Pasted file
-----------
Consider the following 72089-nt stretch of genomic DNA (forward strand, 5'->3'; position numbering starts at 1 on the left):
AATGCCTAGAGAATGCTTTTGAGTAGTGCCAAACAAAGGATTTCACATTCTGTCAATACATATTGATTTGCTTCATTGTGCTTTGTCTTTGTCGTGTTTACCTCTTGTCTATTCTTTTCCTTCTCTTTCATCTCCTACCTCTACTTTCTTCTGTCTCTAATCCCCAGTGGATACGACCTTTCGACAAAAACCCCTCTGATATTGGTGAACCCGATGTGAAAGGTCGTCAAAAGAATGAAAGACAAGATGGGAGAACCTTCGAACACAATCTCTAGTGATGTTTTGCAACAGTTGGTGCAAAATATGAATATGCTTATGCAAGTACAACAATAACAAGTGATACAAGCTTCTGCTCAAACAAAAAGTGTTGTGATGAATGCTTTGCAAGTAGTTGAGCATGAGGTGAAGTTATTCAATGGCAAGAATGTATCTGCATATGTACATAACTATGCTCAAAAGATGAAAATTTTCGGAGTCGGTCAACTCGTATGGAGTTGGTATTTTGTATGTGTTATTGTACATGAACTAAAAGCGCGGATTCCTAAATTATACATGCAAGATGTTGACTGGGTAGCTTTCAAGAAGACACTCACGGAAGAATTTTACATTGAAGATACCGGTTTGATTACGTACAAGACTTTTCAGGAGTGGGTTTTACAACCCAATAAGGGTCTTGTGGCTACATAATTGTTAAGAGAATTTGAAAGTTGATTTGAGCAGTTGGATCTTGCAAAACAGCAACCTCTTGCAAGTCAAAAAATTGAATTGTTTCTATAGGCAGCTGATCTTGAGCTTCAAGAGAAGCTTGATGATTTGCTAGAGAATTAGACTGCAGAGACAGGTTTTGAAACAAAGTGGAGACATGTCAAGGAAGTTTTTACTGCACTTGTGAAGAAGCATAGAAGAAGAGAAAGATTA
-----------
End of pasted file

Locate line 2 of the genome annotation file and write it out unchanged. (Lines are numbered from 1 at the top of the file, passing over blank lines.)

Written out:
AATGCCTAGAGAATGCTTTTGAGTAGTGCCAAACAAAGGATTTCACATTCTGTCAATACATATTGATTTGCTTCATTGTGCTTTGTCTTTGTCGTGTTTACCTCTTGTCTATTCTTTTCCTTCTCTTTCATCTCCTACCTCTACTTTCTTCTGTCTCTAATCCCCAGTGGATACGACCTTTCGACAAAAACCCCTCTGATATTGGTGAACCCGATGTGAAAGGTCGTCAAAAGAATGAAAGACAAGATGGGAGAACCTTCGAACACAATCTCTAGTGATGTTTTGCAACAGTTGGTGCAAAATATGAATATGCTTATGCAAGTACAACAATAACAAGTGATACAAGCTTCTGCTCAAACAAAAAGTGTTGTGATGAATGCTTTGCAAGTAGTTGAGCATGAGGTGAAGTTATTCAATGGCAAGAATGTATCTGCATATGTACATAACTATGCTCAAAAGATGAAAATTTTCGGAGTCGGTCAACTCGTATGGAGTTGGTATTTTGTATGTGTTATTGTACATGAACTAAAAGCGCGGATTCCTAAATTATACATGCAAGATGTTGACTGGGTAGCTTTCAAGAAGACACTCACGGAAGAATTTTACATTGAAGATACCGGTTTGATTACGTACAAGACTTTTCAGGAGTGGGTTTTACAACCCAATAAGGGTCTTGTGGCTACATAATTGTTAAGAGAATTTGAAAGTTGATTTGAGCAGTTGGATCTTGCAAAACAGCAACCTCTTGCAAGTCAAAAAATTGAATTGTTTCTATAGGCAGCTGATCTTGAGCTTCAAGAGAAGCTTGATGATTTGCTAGAGAATTAGACTGCAGAGACAGGTTTTGAAACAAAGTGGAGACATGTCAAGGAAGTTTTTACTGCACTTGTGAAGAAGCATAGAAGAAGAGAAAGATTA